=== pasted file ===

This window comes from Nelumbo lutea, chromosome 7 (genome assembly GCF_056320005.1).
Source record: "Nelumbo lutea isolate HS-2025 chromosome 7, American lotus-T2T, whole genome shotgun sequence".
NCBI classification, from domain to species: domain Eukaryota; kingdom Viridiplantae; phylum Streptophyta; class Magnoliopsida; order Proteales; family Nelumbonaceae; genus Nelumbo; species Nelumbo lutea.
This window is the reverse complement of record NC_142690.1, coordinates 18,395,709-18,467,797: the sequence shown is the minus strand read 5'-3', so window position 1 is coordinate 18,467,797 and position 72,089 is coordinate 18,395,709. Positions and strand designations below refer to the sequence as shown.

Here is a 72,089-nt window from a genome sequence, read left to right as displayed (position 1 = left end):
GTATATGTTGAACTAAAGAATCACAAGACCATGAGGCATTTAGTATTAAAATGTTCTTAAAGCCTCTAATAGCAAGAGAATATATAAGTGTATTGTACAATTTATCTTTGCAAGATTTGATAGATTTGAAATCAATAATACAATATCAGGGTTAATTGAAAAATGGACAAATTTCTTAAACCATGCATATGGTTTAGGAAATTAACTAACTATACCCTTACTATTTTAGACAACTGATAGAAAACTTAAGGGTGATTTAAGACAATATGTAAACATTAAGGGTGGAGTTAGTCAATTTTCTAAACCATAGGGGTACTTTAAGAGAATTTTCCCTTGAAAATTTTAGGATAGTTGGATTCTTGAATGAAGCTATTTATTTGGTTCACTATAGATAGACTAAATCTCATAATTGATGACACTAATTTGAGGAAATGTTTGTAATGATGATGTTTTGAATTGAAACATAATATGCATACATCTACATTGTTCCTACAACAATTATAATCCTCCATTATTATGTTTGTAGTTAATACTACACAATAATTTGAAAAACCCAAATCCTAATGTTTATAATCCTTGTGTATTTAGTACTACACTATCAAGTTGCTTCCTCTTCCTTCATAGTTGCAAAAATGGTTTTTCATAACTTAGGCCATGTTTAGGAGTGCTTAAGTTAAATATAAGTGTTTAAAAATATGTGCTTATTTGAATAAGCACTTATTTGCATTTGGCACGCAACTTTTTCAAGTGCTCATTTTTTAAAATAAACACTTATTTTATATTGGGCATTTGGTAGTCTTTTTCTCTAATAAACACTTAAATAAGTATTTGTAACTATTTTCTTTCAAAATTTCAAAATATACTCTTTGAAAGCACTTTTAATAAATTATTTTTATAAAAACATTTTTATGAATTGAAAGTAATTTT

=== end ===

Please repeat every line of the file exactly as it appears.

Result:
This window comes from Nelumbo lutea, chromosome 7 (genome assembly GCF_056320005.1).
Source record: "Nelumbo lutea isolate HS-2025 chromosome 7, American lotus-T2T, whole genome shotgun sequence".
NCBI classification, from domain to species: domain Eukaryota; kingdom Viridiplantae; phylum Streptophyta; class Magnoliopsida; order Proteales; family Nelumbonaceae; genus Nelumbo; species Nelumbo lutea.
This window is the reverse complement of record NC_142690.1, coordinates 18,395,709-18,467,797: the sequence shown is the minus strand read 5'-3', so window position 1 is coordinate 18,467,797 and position 72,089 is coordinate 18,395,709. Positions and strand designations below refer to the sequence as shown.

Here is a 72,089-nt window from a genome sequence, read left to right as displayed (position 1 = left end):
GTATATGTTGAACTAAAGAATCACAAGACCATGAGGCATTTAGTATTAAAATGTTCTTAAAGCCTCTAATAGCAAGAGAATATATAAGTGTATTGTACAATTTATCTTTGCAAGATTTGATAGATTTGAAATCAATAATACAATATCAGGGTTAATTGAAAAATGGACAAATTTCTTAAACCATGCATATGGTTTAGGAAATTAACTAACTATACCCTTACTATTTTAGACAACTGATAGAAAACTTAAGGGTGATTTAAGACAATATGTAAACATTAAGGGTGGAGTTAGTCAATTTTCTAAACCATAGGGGTACTTTAAGAGAATTTTCCCTTGAAAATTTTAGGATAGTTGGATTCTTGAATGAAGCTATTTATTTGGTTCACTATAGATAGACTAAATCTCATAATTGATGACACTAATTTGAGGAAATGTTTGTAATGATGATGTTTTGAATTGAAACATAATATGCATACATCTACATTGTTCCTACAACAATTATAATCCTCCATTATTATGTTTGTAGTTAATACTACACAATAATTTGAAAAACCCAAATCCTAATGTTTATAATCCTTGTGTATTTAGTACTACACTATCAAGTTGCTTCCTCTTCCTTCATAGTTGCAAAAATGGTTTTTCATAACTTAGGCCATGTTTAGGAGTGCTTAAGTTAAATATAAGTGTTTAAAAATATGTGCTTATTTGAATAAGCACTTATTTGCATTTGGCACGCAACTTTTTCAAGTGCTCATTTTTTAAAATAAACACTTATTTTATATTGGGCATTTGGTAGTCTTTTTCTCTAATAAACACTTAAATAAGTATTTGTAACTATTTTCTTTCAAAATTTCAAAATATACTCTTTGAAAGCACTTTTAATAAATTATTTTTATAAAAACATTTTTATGAATTGAAAGTAATTTT